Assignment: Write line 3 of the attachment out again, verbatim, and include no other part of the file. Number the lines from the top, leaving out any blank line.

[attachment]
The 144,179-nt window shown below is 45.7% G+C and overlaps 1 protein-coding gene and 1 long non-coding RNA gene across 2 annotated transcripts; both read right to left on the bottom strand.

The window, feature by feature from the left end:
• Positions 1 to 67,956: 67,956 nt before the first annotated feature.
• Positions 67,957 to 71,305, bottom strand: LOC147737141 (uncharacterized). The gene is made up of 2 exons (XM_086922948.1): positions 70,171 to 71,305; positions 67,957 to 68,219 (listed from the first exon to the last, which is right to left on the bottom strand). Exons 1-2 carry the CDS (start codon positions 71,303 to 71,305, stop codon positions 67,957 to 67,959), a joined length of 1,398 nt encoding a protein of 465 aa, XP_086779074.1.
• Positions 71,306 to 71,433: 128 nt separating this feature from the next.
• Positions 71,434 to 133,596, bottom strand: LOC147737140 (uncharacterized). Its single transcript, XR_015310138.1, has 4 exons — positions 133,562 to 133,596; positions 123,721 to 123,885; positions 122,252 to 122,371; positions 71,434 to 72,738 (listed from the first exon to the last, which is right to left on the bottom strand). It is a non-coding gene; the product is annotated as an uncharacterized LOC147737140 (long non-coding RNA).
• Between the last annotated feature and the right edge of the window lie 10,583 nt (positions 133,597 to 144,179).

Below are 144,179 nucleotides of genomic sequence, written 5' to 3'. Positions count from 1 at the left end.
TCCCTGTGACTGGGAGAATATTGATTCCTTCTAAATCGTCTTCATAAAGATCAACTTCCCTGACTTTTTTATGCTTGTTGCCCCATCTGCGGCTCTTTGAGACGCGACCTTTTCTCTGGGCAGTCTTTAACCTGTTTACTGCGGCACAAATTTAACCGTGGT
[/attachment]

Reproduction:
• Positions 1 to 67,956: 67,956 nt before the first annotated feature.